Criminals behind a Mirai botnet have been spotted using an unusual technique: Leveraging an open-source project called Aboriginal Linux to create a compiled binary, with versions of the malware tailored to each targeted platform.
The malware authors are leveraging Aboriginal – a legitimate tool for cross-compilation – to make Mirai executable on a wide variety of internet of things (IoT) devices and platforms, including routers, IP cameras, connected devices and Android devices.
“One of the major pain points for a cross-platform IoT botnet is portability,” wrote Dinesh Venkatesan, principal threat analysis engineer at Symantec, in an writeup Thursday. “The malware must be able to run on different architectures and platforms in a self-contained capsule without any runtime surprises or misconfiguration. This is also an area where many inexperienced malware authors, or script-kiddies, fail if they simply copy/paste and reuse the existing malware code base.”
Using Aboriginal “makes the process of easy, effective, and practically fail-proof,” he added.
Venkatesan found a live remote server hosting multiple Mirai variants, each for a specific platform, in late July. He saw that the server aimed shell script at vulnerable devices, which then started downloading and executing a series of individual executables until one that was capable of infecting the specific platform was found. That file in turn downloaded the Mirai payload.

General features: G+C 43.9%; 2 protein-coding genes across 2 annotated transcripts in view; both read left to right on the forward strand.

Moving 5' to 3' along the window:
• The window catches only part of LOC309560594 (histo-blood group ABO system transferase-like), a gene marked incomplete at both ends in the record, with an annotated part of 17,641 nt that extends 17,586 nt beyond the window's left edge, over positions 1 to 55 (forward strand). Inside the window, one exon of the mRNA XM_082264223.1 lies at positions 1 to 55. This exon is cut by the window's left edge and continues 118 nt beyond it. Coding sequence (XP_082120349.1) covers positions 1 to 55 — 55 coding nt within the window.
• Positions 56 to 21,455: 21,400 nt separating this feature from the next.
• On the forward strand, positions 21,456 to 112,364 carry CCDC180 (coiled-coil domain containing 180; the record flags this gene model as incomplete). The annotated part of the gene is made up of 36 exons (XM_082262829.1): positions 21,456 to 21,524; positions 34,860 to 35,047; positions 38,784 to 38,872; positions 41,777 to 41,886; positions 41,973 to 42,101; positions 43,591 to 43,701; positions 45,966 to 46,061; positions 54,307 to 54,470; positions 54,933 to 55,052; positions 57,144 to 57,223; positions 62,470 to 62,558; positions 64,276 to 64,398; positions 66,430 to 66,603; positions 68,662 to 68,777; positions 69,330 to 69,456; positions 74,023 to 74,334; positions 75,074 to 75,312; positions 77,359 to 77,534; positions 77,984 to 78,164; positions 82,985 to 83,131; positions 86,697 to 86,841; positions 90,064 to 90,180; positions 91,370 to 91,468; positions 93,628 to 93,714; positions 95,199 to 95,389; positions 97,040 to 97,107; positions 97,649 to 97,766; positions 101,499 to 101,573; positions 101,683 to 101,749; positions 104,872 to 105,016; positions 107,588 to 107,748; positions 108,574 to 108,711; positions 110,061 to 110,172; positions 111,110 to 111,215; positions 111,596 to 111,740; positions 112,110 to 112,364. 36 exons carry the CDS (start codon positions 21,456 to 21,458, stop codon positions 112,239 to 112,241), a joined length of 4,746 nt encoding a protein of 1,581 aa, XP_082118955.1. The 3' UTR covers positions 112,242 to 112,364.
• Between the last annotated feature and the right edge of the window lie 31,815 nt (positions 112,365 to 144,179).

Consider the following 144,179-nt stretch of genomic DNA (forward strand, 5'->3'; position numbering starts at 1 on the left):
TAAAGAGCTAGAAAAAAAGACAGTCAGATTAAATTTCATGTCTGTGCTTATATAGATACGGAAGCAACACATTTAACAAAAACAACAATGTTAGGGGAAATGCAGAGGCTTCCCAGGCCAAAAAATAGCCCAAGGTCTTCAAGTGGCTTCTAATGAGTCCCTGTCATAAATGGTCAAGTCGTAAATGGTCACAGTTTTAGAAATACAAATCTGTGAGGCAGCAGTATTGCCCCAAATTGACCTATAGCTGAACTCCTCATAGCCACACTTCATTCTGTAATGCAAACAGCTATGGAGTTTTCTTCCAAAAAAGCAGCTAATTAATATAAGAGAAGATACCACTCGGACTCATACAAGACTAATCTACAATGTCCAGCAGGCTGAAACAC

The successfully executed executable file is responsible for the actual Mirai payload, such as enumerating a list of IP addresses by creating a list of random addresses and scanning for devices with default credentials, or vulnerabilities. Thus, the same botnet could use, say, an ARM7 malware variant running on an Android device, as well as one using Debian ARM.
The functionality is otherwise standard Mirai fare, according to Venkatesan.
“For example, when I executed the sample in a contained environment, it attempted to scan more than 500,000 IP addresses generated through the random generation process previously described, and then tried to send raw packet data over port 23,” he said.
The discovery marks yet another progression of Mirai – the malware has been morphing and adding sophistication since its source code was leaked in 2016, shortly after it burst on the scene with a head-turning DDoS attack that took out DNS provider Dyn, taking major sites like Spotify, Reddit and Twitter offline. It was also responsible for a 620Gbps DDoS attack on Krebs on Security, and even took the entire nation of Liberia offline for a while.
For instance, in April a Mirai botnet was used to launch a series of DDoS campaigns against the financial sector, using the relatively small number of 13,000 hijacked IoT devices (many IoT botnets number in the millions of endpoints). The notable aspect of it were its characteristics that link it to IoTroop (a.k.a. Reaper) botnet first identified October 2017. The IoTroop code allows the malware to be updated on the fly.
Meanwhile, its tactic of marshalling vulnerable IoT devices has allowed Mirai and its many variants to attack with increasing regularity.
“As it is, the IoT market is hugely fragmented and most of the devices do not receive software patches for the known vulnerabilities,” said Venkatesan. “To make things worse, the malware authors continue to evolve these variants, making the malware more powerful and portable across different platforms and architectures.”